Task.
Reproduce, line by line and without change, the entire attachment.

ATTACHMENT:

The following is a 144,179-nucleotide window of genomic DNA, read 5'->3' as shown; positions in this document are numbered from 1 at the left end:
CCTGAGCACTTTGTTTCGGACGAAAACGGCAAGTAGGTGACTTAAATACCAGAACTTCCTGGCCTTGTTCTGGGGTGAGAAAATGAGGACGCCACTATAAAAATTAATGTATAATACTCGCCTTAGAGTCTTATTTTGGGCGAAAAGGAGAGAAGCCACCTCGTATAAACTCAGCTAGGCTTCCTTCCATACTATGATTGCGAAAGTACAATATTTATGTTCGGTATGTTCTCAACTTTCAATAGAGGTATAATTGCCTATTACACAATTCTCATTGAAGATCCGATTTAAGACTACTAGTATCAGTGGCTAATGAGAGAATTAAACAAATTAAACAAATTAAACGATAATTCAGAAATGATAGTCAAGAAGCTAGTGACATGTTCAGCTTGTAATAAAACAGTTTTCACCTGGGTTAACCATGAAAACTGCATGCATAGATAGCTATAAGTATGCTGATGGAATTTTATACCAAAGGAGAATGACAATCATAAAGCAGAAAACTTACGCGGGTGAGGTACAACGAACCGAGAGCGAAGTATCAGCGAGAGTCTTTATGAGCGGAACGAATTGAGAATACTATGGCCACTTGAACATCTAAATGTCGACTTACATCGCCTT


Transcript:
The following is a 144,179-nucleotide window of genomic DNA, read 5'->3' as shown; positions in this document are numbered from 1 at the left end:
CCTGAGCACTTTGTTTCGGACGAAAACGGCAAGTAGGTGACTTAAATACCAGAACTTCCTGGCCTTGTTCTGGGGTGAGAAAATGAGGACGCCACTATAAAAATTAATGTATAATACTCGCCTTAGAGTCTTATTTTGGGCGAAAAGGAGAGAAGCCACCTCGTATAAACTCAGCTAGGCTTCCTTCCATACTATGATTGCGAAAGTACAATATTTATGTTCGGTATGTTCTCAACTTTCAATAGAGGTATAATTGCCTATTACACAATTCTCATTGAAGATCCGATTTAAGACTACTAGTATCAGTGGCTAATGAGAGAATTAAACAAATTAAACAAATTAAACGATAATTCAGAAATGATAGTCAAGAAGCTAGTGACATGTTCAGCTTGTAATAAAACAGTTTTCACCTGGGTTAACCATGAAAACTGCATGCATAGATAGCTATAAGTATGCTGATGGAATTTTATACCAAAGGAGAATGACAATCATAAAGCAGAAAACTTACGCGGGTGAGGTACAACGAACCGAGAGCGAAGTATCAGCGAGAGTCTTTATGAGCGGAACGAATTGAGAATACTATGGCCACTTGAACATCTAAATGTCGACTTACATCGCCTT